The National Employment Savings Trust (NEST) has set out its new structure after the move away from compulsory annuities in the UK forced an overhaul of its at-retirement system.

The government-backed defined contribution (DC) master trust will now change from offering annuity-matching and cash-pot options to include a three-phased system with income drawdown.

Members will have the flexibility to choose their approach, but there will be a default that includes income drawdown which simultaneously supports a cash account and slicing off savings to fund an annuity purchase.

NEST said this would ensure its system met all its members’ requirements.

Its members, according to a recent survey, most want inflation protection, flexibility, savings that match longevity, market-risk protection, access to lump sums and the ability to pass on funds to dependants.

NEST currently has 2.1m members and more than £470m (€660m) in assets under management, with a public service obligation to accept any employer undertaking auto-enrolment.

At retirement, the system will transfer 90% of a member’s savings into the income drawdown fund, with the remaining 10% transferred into an accessible cash fund.

The drawdown fund will invest in an income-generating portfolio, which NEST said would provide a monthly retirement income.

NEST said it would look to design an investment solution that accounted for inflation protection, as well as sequential risk – the risk of members losing a significant proportion of savings in early years due to market falls.

The 10% cash fund is to run separately from the drawdown and will be invested in money market instruments to allow savers to take out lump sums without having to sell other assets.

NEST said the separate cash fund meant members could access 10% of their savings without undermining the sustainability of the monthly income provided by the drawdown fund.

After retirement, around 2% of the income drawdown fund will be siphoned off annually to finance an eventual annuity purchase.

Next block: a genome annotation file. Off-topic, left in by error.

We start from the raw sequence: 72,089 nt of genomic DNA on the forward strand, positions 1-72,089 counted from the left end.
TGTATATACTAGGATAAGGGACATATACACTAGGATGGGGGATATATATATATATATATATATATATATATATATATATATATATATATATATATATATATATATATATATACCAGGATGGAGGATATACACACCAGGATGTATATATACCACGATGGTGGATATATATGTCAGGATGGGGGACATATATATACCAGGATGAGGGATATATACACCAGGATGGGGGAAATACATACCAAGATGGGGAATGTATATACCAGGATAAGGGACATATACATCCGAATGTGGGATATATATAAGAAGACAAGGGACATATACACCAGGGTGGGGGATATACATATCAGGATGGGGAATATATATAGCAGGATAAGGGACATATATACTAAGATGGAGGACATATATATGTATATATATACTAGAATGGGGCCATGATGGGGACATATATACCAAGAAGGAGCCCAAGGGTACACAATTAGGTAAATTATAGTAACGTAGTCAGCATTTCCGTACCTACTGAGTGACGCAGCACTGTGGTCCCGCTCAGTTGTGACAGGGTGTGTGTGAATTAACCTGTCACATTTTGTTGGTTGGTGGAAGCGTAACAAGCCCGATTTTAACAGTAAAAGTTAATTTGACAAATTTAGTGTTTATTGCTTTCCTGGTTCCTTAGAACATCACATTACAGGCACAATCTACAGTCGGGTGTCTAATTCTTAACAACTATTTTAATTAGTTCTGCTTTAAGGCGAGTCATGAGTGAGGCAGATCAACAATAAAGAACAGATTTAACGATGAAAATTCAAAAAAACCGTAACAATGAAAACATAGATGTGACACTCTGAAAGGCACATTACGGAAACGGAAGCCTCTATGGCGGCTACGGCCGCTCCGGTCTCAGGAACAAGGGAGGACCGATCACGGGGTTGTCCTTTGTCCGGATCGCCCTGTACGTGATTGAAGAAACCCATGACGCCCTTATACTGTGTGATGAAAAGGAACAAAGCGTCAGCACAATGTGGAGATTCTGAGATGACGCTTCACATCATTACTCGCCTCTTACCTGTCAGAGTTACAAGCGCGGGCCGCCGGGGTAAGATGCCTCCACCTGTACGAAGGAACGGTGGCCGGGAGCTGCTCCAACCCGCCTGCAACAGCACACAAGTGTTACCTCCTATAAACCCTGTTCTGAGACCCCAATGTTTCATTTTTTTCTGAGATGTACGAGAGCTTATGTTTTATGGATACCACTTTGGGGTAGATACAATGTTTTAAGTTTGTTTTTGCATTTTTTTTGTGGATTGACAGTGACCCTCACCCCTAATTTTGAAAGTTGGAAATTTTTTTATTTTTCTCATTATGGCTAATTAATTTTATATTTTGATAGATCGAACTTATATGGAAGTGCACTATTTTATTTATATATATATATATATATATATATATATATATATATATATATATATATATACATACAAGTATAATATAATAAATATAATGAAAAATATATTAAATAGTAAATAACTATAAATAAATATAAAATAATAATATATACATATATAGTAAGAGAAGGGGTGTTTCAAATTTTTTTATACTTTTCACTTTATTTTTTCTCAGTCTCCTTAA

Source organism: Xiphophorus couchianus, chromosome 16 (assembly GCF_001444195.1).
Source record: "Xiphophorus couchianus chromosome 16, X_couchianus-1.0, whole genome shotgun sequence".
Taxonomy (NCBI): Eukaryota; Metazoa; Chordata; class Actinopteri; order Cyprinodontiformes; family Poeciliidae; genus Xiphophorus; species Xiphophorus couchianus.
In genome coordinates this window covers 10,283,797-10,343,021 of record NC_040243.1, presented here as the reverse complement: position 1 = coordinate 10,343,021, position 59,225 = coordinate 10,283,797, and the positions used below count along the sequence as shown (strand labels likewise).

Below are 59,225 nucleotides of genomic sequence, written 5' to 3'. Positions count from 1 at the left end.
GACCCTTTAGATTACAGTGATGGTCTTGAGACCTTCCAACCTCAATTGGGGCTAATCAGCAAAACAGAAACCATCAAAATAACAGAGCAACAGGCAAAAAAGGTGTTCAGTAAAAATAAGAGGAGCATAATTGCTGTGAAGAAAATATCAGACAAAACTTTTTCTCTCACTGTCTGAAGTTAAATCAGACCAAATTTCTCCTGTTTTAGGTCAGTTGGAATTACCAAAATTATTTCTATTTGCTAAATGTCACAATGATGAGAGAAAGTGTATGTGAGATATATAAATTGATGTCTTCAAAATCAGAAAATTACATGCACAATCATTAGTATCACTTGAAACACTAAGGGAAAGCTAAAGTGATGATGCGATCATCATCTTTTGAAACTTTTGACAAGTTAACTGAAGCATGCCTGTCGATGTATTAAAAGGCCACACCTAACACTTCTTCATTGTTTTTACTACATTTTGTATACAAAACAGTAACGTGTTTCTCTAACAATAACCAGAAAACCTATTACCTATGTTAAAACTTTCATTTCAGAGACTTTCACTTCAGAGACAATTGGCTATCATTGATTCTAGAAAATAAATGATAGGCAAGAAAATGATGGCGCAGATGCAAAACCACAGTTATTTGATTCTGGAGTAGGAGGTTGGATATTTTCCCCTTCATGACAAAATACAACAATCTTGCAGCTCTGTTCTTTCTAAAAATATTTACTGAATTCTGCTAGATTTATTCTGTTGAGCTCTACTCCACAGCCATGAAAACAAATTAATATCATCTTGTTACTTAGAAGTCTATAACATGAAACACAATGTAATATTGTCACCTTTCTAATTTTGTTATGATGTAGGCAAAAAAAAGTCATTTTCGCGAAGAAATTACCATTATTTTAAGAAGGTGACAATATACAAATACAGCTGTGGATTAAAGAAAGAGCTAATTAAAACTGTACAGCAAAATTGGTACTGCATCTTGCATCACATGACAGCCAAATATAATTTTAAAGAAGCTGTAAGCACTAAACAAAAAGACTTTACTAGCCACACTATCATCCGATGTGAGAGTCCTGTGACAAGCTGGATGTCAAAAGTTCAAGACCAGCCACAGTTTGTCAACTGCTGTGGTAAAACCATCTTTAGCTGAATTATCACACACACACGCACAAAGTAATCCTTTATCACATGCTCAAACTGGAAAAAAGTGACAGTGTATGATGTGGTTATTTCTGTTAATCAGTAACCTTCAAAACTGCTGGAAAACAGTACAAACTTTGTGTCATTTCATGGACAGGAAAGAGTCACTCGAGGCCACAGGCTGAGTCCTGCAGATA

The deferred annuity will be bought after 10 years in retirement and kick-in after an additional 10 years.

The master trust said it needed to consult with the industry to work out how the annuity would be offered, given that the UK deferred annuity market was not yet fully developed.

It said it had not ruled out a collective DC (CDC) system, whereby members pooled mortality risk, and annuities were provided from a central fund, but it acknowledged it had reservations.

However, it ruled out making monthly or annual deferred annuity purchases – akin to Denmark’s ATP’s approach – as this would prevent members from growing the annuity fund with contributions from the drawdown fund, as well as hinder flexibility.

When the annuity becomes active 10 years after purchase, the income a member receives will flatten out and provide a steady income until death. (see chart)

NEST income stream

Source: National Employment Savings Trust

Retirement income stream under NEST default option with assumed retirement age of 65

NEST said it had yet to work out whether the provision of income drawdown would be managed in-house or externally, but it did stipulate there could be a minimum fund size to enter the drawdown option – with preliminary discussions mooting the £30,000 mark.

CIO Mark Fawcett said the implementation timeline was still unclear and – given that the average pot size is approximately £200 – would not be required for some time.

According to NEST, members will be able to move out of the default option at any point prior to annuity purchase, while any remaining funds can be added to the annuity fund or passed onto dependants as inheritance.

“We have confidence the over-arching aim of a standardised strategy should be to provide a regular income throughout retirement, without requiring regular intervention by the member,” it said.

“To reflect differing needs at different phases of retirement, there should also be varying proportions of flexibility, inflation protection and longevity protection.”

Fawcett said the scheme developed an evidence-based blueprint to meet member needs and hoped it would stimulate the necessary innovation.

He added that, while its design had been considered, the technicalities – particularly around the deferred annuity purchase – needed further consultation and industry input.